China Manned Space Program

The China Manned Space Program, also known as Project 921, is a space program developed by China and run by the China Manned Space Agency (CMSA), designed to develop and enhance human spaceflight capabilities for China. It was approved on 21 September 1992 and been in operation ever since.

Several Asian national space programs are attempting to achieve the scientific and technological advancements necessary for regular spaceflight, as well as to reap the strategic and economic benefits of space capability. This is sometimes referred to as the Asian space race in popular media, an allusion to the Cold-War-era Space Race between the United States and the Soviet Union.

Tiangong-2 Chinese space laboratory

Tiangong-2 was a Chinese space laboratory and part of the Project 921-2 space station program. Tiangong-2 was launched on 15 September 2016. It was deorbited as planned on 19 July 2019.

<i>Tianhe</i> core module Component of Chinas space station

Tianhe, officially the Tianhe core module, is the first module to launch of the Tiangong space station. It was launched into orbit on 29 April 2021, as the first launch of the final phase of Tiangong program, part of the China Manned Space Program.

Shenzhou 11

Shenzhou 11 was a crewed spaceflight of the Shenzhou program of China, launched on 17 October 2016 from the Jiuquan Satellite Launch Center. It was China's sixth crewed space mission, at 33 days, it was the longest until the follow up Shenzhou 12 mission which lasted 3 months. Two days after launch, it docked with the Tiangong-2 space laboratory, which had been launched on 15 September 2016.

Shenzhou 13 Manned spaceflight of the Shenzhou program of China

Shenzhou 13 is the eighth crewed Chinese spaceflight and the thirteenth flight of the Shenzhou program. The spacecraft carried three People's Liberation Army Astronaut Corps (PLAAC) taikonauts on the second flight to the Tianhe core module, the first module of the Tiangong space station. The launch of the three-person crew with a Long March-2F launch vehicle from the Jiuquan Satellite Launch Center took place on October 15, 2021 at 16:23 UTC, and the return is planned for spring 2022.

Shenzhou 12 2021 Chinese crewed spaceflight

Shenzhou 12 was a Chinese spaceflight launched on 17 June 2021. The flight marked the seventh crewed Chinese spaceflight and the twelfth flight of the Shenzhou program. The spacecraft carried three members of the People's Liberation Army Astronaut Corps (PLAAC) on the first flight to the Tianhe core module, the first module of the Tiangong space station.

References

  1. 1 2 "China to launch unmanned space module by September 30". SpaceDaily.com. Retrieved 29 September 2011.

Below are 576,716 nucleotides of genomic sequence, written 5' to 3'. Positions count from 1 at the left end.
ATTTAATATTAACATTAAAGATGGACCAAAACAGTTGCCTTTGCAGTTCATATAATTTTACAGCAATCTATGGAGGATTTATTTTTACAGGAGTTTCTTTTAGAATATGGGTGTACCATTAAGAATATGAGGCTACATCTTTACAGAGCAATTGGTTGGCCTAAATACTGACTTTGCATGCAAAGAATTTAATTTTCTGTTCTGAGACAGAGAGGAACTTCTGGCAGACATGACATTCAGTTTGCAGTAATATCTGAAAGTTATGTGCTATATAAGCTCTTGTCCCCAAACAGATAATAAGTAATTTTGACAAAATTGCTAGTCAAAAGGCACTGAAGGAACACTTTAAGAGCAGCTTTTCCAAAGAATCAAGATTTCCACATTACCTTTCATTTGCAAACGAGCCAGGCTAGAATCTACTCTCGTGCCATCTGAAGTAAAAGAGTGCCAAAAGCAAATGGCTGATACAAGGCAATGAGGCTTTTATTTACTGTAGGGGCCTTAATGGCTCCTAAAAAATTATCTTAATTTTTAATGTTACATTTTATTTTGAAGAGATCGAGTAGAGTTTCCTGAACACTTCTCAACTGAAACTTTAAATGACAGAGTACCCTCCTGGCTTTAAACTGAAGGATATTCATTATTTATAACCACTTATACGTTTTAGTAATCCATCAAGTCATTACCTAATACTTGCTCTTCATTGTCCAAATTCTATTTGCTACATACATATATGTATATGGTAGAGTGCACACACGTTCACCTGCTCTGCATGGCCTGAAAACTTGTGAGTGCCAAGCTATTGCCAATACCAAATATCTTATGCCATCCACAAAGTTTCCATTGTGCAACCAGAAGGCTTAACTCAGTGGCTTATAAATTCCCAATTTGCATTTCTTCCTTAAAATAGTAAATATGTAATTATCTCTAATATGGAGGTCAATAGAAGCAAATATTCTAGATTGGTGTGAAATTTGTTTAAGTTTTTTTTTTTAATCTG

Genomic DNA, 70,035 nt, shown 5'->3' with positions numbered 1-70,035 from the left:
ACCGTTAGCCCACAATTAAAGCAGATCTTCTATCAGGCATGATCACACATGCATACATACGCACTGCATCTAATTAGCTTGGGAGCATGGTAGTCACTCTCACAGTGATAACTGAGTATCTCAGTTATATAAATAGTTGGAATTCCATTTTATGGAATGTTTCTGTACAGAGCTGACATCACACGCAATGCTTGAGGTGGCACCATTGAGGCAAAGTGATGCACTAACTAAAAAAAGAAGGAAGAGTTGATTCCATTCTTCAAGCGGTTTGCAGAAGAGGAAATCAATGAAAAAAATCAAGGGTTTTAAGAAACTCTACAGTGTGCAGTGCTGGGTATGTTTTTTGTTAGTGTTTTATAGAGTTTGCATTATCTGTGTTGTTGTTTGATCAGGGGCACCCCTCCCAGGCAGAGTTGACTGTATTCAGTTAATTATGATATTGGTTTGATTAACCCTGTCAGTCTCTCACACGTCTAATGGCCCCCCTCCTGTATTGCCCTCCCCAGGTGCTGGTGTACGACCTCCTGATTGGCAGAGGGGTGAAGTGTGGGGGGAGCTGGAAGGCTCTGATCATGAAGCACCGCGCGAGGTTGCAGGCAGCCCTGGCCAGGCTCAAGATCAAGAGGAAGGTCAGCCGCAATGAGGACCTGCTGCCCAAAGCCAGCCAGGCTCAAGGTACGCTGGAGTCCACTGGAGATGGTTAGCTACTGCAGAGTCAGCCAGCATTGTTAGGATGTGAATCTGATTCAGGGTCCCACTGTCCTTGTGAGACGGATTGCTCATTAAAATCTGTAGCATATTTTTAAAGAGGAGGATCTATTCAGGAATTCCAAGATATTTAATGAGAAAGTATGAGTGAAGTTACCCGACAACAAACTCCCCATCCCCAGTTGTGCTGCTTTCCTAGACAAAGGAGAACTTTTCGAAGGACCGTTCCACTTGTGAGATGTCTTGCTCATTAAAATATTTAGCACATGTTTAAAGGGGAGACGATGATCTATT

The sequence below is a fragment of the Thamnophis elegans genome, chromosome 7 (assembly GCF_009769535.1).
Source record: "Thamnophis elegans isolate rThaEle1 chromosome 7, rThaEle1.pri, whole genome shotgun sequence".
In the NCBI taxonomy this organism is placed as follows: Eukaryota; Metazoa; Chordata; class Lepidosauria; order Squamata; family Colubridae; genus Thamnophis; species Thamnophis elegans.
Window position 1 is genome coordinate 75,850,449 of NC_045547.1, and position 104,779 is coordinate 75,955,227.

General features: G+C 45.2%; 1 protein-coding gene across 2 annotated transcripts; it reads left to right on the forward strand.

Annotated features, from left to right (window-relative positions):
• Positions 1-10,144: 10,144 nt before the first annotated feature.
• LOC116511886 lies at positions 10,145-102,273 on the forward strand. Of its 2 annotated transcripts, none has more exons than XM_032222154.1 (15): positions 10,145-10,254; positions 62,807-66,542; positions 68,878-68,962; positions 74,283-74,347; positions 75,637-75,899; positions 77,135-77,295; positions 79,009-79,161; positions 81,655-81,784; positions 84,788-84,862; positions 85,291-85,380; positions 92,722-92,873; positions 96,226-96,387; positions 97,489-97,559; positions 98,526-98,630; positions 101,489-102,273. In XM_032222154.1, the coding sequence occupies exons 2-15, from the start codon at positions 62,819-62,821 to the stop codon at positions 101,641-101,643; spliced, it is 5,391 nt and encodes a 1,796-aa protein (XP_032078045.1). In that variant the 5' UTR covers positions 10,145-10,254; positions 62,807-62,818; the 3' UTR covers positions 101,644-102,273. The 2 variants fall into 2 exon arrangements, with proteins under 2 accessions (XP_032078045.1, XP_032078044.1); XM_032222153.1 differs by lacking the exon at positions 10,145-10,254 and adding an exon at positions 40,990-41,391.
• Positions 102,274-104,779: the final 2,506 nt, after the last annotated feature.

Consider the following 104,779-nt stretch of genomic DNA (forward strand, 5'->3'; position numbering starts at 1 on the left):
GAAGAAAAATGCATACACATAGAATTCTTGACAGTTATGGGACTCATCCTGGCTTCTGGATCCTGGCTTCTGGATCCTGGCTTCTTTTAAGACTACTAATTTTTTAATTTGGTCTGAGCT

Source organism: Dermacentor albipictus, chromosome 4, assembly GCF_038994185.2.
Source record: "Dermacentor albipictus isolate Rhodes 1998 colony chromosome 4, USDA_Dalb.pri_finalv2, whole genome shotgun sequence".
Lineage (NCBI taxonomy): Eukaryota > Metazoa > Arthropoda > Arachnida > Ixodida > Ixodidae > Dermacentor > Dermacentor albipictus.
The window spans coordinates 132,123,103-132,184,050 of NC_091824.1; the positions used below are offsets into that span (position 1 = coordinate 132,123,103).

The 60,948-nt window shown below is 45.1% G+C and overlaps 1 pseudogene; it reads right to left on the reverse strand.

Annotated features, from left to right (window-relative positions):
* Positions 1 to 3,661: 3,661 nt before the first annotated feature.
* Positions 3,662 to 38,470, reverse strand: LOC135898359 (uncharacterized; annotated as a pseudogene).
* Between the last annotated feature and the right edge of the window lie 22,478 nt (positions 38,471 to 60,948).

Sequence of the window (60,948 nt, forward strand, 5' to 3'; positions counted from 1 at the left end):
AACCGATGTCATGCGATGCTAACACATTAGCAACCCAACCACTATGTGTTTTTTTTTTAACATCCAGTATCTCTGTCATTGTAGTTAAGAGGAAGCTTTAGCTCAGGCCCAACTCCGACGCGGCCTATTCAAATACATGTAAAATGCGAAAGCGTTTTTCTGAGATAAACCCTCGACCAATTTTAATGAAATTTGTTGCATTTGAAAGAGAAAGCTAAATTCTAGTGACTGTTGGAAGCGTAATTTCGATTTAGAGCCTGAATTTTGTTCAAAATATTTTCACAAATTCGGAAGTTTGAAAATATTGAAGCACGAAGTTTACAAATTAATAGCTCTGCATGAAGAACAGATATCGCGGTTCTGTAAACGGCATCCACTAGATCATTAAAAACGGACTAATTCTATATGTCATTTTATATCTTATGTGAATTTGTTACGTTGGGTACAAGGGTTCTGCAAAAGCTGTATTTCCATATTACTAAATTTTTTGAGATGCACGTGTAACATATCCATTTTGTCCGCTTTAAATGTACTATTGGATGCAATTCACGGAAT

2. "Insider: Tiangong 1 to launch in early September". Beijing Times. 24 August 2011. Retrieved 1 September 2011.
  3. 1 2 "Tracking and Impact Prediction" . space-track.org. JFSCC/J3. 1 April 2018. Retrieved 1 April 2018.
  4. 1 2 3 4 5 Chiles, Cody (1 April 2018). "JFSCC tracks Tiangong-1's reentry over the Pacific Ocean". vandenberg.af.mil (Press release). Retrieved 3 April 2018. U.S. Strategic Command's (USSTRATCOM) Joint Force Space Component Command (JFSCC), through the Joint Space Operations Center (JSpOC), confirmed Tiangong-1 reentered the Earth's atmosphere over the southern Pacific Ocean at approximately 17:16 (PST) 1 April 2018.PD-icon.svgThis article incorporates text from this source, which is in the public domain .
  5. 1 2 3 "Tiangong-1 reenters the atmosphere". cmse.gov.cn. China Manned Space. 2 April 2018. Retrieved 2 April 2018.
  6. 1 2 3 Xin, Dingding (27 September 2011). "Spacecraft ready to go on mission". China Daily. Retrieved 27 September 2011.
  7. Jonathan McDowell (4 April 2018). "Tiangong 1 statistic discussions". Twitter.
  8. "China launches Tiangong-1 to mark next human space flight milestone". NASASpaceFlight.com. 28 September 2011. Retrieved 22 October 2011.
  9. 1 2 David, Leonard (11 March 2011). "China Details Ambitious Space Station Goals". Space.com. Retrieved 4 November 2013. China is ready to carry out a multiphase construction program that leads to a large space station around 2020. As a prelude to building that facility, China is set to loft the Tiangong-1 module this year as a platform to help master key rendezvous and docking technologies.
  10. David, Leonard (28 March 2018). "China's Doomed Space Station Did Some Science Work, Too". Space.com.
  11. 1 2 3 "Spacecraft Tiangong-1 launch delayed". China Daily. 2 September 2011. Retrieved 14 September 2011.
  12. "China to launch space station by 2023". BBC News. 26 September 2013. Retrieved 1 October 2013.
  13. "China to launch module for future space station" PhysOrg 28 September 2011 Retrieved 10 March 2013
  14. 1 2 "China to launch Tiangong-2 and cargo spacecraft in 2015". GB Times. 13 June 2013. Retrieved 16 June 2013.
  15. 1 2 "Tiangong-1: Defunct China space lab comes down over South Pacific". BBC News. 1 April 2018. Retrieved 1 April 2018.
  16. 1 2 Chang, Kenneth (1 April 2018). "China's Tiangong-1 Space Station Has Fallen Back to Earth Over the Pacific". The New York Times. Retrieved 1 April 2018.